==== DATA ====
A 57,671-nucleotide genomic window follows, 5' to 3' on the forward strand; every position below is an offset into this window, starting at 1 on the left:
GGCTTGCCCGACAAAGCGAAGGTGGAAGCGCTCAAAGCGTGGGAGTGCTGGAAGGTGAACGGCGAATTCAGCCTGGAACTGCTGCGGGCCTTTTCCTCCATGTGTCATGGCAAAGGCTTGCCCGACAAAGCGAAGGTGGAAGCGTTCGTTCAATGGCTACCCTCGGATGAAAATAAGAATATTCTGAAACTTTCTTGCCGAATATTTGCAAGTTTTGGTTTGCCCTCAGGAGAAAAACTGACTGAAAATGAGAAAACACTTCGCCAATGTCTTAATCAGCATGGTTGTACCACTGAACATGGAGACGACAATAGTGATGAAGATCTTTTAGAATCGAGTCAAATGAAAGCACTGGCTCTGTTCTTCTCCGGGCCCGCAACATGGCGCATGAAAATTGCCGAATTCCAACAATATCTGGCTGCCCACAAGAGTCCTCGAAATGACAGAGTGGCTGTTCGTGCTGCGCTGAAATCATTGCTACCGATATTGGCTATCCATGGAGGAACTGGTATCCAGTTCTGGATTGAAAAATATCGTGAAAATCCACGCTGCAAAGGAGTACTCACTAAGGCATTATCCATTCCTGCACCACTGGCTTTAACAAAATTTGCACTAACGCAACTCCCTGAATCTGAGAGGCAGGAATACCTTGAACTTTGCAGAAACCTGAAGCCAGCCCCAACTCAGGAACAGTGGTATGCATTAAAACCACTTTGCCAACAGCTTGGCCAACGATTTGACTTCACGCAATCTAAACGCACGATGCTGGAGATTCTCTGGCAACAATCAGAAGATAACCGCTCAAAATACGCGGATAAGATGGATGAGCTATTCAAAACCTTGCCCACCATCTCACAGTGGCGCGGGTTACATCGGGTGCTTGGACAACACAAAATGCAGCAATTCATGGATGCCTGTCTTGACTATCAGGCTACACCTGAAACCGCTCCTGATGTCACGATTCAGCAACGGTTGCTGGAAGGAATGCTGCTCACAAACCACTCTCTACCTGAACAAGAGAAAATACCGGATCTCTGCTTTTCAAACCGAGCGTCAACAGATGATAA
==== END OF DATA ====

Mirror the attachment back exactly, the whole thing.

A 57,671-nucleotide genomic window follows, 5' to 3' on the forward strand; every position below is an offset into this window, starting at 1 on the left:
GGCTTGCCCGACAAAGCGAAGGTGGAAGCGCTCAAAGCGTGGGAGTGCTGGAAGGTGAACGGCGAATTCAGCCTGGAACTGCTGCGGGCCTTTTCCTCCATGTGTCATGGCAAAGGCTTGCCCGACAAAGCGAAGGTGGAAGCGTTCGTTCAATGGCTACCCTCGGATGAAAATAAGAATATTCTGAAACTTTCTTGCCGAATATTTGCAAGTTTTGGTTTGCCCTCAGGAGAAAAACTGACTGAAAATGAGAAAACACTTCGCCAATGTCTTAATCAGCATGGTTGTACCACTGAACATGGAGACGACAATAGTGATGAAGATCTTTTAGAATCGAGTCAAATGAAAGCACTGGCTCTGTTCTTCTCCGGGCCCGCAACATGGCGCATGAAAATTGCCGAATTCCAACAATATCTGGCTGCCCACAAGAGTCCTCGAAATGACAGAGTGGCTGTTCGTGCTGCGCTGAAATCATTGCTACCGATATTGGCTATCCATGGAGGAACTGGTATCCAGTTCTGGATTGAAAAATATCGTGAAAATCCACGCTGCAAAGGAGTACTCACTAAGGCATTATCCATTCCTGCACCACTGGCTTTAACAAAATTTGCACTAACGCAACTCCCTGAATCTGAGAGGCAGGAATACCTTGAACTTTGCAGAAACCTGAAGCCAGCCCCAACTCAGGAACAGTGGTATGCATTAAAACCACTTTGCCAACAGCTTGGCCAACGATTTGACTTCACGCAATCTAAACGCACGATGCTGGAGATTCTCTGGCAACAATCAGAAGATAACCGCTCAAAATACGCGGATAAGATGGATGAGCTATTCAAAACCTTGCCCACCATCTCACAGTGGCGCGGGTTACATCGGGTGCTTGGACAACACAAAATGCAGCAATTCATGGATGCCTGTCTTGACTATCAGGCTACACCTGAAACCGCTCCTGATGTCACGATTCAGCAACGGTTGCTGGAAGGAATGCTGCTCACAAACCACTCTCTACCTGAACAAGAGAAAATACCGGATCTCTGCTTTTCAAACCGAGCGTCAACAGATGATAA